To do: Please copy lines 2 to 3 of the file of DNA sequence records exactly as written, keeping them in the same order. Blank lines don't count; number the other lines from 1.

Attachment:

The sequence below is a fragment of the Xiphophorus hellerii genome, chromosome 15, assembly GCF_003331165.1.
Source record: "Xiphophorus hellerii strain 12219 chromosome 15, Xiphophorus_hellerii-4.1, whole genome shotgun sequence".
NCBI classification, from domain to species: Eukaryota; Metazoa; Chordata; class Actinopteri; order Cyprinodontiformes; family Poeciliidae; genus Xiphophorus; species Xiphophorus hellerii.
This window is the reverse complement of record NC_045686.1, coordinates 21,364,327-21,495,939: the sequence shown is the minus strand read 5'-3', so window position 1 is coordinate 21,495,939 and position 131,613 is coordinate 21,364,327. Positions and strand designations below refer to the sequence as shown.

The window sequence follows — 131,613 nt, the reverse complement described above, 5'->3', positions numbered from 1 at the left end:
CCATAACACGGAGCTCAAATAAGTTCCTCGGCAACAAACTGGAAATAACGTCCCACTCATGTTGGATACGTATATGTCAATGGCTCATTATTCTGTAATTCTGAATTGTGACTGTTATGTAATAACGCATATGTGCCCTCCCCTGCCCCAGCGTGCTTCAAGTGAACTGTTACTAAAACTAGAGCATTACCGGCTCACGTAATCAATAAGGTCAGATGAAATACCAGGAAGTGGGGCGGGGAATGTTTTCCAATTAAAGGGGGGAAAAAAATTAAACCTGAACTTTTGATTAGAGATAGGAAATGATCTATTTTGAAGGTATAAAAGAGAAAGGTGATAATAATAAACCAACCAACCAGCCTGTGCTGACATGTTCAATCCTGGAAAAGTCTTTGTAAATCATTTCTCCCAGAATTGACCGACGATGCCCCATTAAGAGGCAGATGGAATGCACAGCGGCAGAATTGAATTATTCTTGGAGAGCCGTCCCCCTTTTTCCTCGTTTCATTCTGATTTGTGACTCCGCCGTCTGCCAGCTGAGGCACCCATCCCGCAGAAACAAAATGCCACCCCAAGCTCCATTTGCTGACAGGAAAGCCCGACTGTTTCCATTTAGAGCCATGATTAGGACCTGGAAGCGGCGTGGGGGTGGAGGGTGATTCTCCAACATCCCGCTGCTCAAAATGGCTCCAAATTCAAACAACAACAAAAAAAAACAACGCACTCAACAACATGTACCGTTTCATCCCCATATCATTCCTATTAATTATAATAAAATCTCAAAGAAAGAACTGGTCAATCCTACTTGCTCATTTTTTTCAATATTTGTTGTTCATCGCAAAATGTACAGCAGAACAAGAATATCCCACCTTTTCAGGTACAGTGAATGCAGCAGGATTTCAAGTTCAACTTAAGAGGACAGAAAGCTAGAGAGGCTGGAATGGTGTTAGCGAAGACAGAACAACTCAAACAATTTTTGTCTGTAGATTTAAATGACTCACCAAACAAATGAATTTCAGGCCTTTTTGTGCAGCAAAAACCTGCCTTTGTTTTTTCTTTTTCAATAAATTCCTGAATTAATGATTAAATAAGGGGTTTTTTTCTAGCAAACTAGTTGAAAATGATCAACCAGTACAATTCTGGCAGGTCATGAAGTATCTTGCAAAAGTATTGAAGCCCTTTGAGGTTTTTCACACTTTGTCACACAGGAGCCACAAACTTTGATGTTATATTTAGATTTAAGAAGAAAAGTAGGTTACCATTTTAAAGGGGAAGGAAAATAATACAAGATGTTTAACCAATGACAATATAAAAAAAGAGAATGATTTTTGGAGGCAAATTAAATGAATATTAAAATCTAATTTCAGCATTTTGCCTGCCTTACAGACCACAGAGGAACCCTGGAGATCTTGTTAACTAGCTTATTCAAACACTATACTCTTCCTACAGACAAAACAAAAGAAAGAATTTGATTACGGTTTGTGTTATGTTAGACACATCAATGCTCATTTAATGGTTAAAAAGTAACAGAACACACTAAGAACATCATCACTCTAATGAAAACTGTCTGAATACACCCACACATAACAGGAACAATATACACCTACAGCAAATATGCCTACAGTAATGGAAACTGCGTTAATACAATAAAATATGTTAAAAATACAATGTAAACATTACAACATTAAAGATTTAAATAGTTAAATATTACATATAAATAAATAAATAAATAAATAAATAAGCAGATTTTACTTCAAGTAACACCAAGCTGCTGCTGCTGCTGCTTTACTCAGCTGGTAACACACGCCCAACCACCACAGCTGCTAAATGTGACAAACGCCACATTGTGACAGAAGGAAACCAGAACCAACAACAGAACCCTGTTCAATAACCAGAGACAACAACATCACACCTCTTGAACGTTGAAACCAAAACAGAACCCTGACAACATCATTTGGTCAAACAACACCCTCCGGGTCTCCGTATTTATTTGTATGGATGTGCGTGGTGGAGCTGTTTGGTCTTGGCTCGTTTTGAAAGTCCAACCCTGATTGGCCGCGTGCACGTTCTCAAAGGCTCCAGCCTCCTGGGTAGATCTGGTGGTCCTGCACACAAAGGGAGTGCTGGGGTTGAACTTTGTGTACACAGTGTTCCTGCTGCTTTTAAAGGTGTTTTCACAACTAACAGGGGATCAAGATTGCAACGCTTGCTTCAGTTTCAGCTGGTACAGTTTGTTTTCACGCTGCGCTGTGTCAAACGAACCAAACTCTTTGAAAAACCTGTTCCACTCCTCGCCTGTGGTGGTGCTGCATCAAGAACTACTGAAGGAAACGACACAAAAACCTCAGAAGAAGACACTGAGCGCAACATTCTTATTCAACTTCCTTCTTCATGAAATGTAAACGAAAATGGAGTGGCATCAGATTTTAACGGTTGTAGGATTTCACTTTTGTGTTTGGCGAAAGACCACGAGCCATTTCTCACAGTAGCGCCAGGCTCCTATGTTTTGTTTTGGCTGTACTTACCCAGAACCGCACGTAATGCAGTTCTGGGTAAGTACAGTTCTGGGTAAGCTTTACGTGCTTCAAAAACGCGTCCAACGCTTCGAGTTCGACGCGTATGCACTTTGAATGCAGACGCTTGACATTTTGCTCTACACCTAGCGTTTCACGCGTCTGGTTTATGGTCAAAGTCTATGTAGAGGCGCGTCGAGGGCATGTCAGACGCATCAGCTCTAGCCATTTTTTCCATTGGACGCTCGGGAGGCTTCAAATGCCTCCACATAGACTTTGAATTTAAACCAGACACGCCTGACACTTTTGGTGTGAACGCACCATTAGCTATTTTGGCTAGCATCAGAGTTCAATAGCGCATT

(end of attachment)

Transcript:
Source record: "Xiphophorus hellerii strain 12219 chromosome 15, Xiphophorus_hellerii-4.1, whole genome shotgun sequence".
NCBI classification, from domain to species: Eukaryota; Metazoa; Chordata; class Actinopteri; order Cyprinodontiformes; family Poeciliidae; genus Xiphophorus; species Xiphophorus hellerii.